Random Ports, Read Only Containers, Alpine, etc. Should Happen After Your Container Works

20 Mar 2021

I’ve been working on the Docker conversion of a 10 year old Rails app that is heavily integrated with several other services for awhile now and I’d like to point out that we adopted some advanced Docker/container orchestration ideas before we should have. In retrospect, it seems obvious that one should get everything working together before adding in, say, random ports but we did. Why?

Two things led to my team of one other developer and I to pick up more than was wise at the time. The first is hype. When you look at K8s or the HashiCorp stack, there are some very cool things the framework can do that are recent(ish) additions so its proponents will emphasize them because that’s where they are at in their container journey. A read only container is pretty darn cool from both a security and reliability point of view. Of course, when you’re debugging a half-converted application, it is not helpful at all.

The second reason we moved forward with an advanced technique before getting it all working together boils down to scheduling. A team of two that supports an entire product (one of many products at our company) is going to have periods where they must abandon a large project to work on a feature, fix a bug, etc. Sometimes we would leave our migration to Docker/HashiCorp project alone for weeks at a time. Additionally, we had scheduling conflicts with other teams building out the underlying infrastructure for our project. Things we needed to get an entire ecosystem going in containers were unavailable until our very busy IT could work it in. Unfortunately, both these scheduling problems lead to a scramble to find something to do. Ideally, once it was all working on a developer machine we should have made sure it worked in our prod-like staging areas. With that option unavailable, it would have been more efficient to work on something else rather than moving the Linux OS to Alpine. Sure Alpine is great for keeping image size down, but debugging on an Alpine Linux instance can be a nightmare.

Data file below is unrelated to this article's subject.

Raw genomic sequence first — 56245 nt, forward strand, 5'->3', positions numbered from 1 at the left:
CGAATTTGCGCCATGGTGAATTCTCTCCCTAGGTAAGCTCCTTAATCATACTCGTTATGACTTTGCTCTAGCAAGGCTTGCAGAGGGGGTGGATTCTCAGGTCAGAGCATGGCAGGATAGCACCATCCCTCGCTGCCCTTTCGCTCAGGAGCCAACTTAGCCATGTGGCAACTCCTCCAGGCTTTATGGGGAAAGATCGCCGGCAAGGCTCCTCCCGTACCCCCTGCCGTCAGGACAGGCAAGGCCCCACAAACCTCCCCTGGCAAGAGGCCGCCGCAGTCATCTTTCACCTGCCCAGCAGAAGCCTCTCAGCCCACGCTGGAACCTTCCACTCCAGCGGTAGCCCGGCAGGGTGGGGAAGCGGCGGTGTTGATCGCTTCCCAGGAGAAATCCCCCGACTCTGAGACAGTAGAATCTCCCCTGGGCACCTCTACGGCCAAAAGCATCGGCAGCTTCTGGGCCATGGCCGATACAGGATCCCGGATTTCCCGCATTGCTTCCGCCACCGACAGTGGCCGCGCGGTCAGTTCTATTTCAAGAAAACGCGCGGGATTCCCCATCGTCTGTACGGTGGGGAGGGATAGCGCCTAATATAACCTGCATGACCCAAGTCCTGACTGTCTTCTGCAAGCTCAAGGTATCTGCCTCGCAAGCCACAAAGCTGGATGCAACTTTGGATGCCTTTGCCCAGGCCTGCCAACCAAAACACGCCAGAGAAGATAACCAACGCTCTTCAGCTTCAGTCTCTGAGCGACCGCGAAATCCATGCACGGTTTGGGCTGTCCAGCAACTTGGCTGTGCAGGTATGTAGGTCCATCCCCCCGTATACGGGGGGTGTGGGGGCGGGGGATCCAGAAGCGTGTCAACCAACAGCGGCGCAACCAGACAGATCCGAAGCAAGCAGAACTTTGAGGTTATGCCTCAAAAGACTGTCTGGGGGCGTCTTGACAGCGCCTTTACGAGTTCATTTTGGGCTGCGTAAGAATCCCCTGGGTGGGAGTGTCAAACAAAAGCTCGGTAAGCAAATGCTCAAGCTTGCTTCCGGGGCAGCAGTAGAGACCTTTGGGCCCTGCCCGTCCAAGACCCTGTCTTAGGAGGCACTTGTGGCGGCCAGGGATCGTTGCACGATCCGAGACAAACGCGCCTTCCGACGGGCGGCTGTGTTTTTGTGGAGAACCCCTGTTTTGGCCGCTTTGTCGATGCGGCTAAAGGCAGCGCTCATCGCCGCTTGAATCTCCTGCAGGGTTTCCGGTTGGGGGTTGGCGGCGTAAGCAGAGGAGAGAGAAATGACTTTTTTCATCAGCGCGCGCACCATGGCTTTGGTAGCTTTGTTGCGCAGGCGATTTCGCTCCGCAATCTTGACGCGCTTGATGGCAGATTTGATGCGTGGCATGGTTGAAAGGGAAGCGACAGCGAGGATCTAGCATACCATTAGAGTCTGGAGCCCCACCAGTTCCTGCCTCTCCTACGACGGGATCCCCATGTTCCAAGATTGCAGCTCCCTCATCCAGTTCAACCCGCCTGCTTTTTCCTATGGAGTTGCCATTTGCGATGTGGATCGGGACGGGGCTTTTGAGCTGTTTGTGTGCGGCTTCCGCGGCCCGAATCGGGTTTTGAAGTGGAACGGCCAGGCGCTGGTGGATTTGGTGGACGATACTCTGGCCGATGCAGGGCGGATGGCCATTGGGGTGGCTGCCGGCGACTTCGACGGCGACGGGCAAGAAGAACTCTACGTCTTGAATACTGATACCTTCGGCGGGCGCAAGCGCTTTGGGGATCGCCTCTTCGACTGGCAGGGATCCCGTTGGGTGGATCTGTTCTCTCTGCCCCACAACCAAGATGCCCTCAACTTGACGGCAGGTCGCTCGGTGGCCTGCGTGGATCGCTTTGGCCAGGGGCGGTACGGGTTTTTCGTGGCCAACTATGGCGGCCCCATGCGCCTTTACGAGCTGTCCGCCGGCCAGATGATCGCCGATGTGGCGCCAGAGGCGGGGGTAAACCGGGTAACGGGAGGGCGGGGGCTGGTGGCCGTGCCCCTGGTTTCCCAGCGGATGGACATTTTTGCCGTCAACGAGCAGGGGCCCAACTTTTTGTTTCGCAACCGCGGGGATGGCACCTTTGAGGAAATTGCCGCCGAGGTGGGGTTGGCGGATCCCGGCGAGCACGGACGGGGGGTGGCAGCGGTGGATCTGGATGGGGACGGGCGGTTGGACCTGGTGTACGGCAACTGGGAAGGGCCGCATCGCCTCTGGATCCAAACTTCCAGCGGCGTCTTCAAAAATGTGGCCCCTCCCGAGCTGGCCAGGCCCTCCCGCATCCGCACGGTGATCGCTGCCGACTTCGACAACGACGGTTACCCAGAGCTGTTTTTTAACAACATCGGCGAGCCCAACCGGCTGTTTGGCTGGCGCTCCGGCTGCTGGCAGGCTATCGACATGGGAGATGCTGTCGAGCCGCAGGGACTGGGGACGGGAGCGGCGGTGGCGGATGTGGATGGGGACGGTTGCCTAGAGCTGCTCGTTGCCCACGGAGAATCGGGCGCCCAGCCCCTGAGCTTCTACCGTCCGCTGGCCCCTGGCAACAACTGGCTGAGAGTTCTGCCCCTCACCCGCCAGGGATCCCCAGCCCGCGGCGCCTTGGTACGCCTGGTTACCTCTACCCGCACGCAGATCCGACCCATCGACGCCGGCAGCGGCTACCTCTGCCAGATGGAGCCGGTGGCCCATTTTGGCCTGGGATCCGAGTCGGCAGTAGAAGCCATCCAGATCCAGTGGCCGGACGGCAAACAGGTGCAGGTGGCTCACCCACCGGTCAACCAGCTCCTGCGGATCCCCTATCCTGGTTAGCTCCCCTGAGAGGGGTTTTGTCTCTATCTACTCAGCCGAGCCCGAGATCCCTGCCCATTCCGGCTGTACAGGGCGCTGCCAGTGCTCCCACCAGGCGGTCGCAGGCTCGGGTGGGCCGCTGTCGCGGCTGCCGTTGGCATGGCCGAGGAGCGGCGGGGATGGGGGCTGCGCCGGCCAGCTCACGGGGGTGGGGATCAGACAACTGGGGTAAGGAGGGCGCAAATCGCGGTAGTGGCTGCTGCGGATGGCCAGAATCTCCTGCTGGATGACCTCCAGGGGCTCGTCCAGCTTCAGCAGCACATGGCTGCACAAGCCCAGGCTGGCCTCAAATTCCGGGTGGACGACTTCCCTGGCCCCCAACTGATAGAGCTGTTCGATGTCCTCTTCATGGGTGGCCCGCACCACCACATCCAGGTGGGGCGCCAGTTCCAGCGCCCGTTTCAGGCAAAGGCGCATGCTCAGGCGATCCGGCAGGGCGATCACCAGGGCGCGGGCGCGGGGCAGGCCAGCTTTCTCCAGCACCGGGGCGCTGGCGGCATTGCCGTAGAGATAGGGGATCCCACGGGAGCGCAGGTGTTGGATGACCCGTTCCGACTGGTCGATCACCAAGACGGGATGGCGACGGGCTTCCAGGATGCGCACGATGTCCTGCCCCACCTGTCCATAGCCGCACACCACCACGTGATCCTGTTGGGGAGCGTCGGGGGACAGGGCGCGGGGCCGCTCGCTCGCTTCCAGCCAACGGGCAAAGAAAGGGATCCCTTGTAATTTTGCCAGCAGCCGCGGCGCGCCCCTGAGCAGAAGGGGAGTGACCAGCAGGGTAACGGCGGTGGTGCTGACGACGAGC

Keeping the Linux fat and full of debugging tools would have been more productive than having to install all the tools on Alpine. We didn’t actually end up making our containers read only but had there been more delays I can’t guarantee that we wouldn’t have. The pressure of a deadline when all sensible paths are blocked will make the mind fuzzy. No one is immune.

FYI: I am not throwing our IT team under the bus. A fair amount of our servers suffered a catastrophic nature based death (with no outage to our customers, amazingly) during the time we were bugging them about building the shiny new future so we completely understood why schedules needed to be adjusted.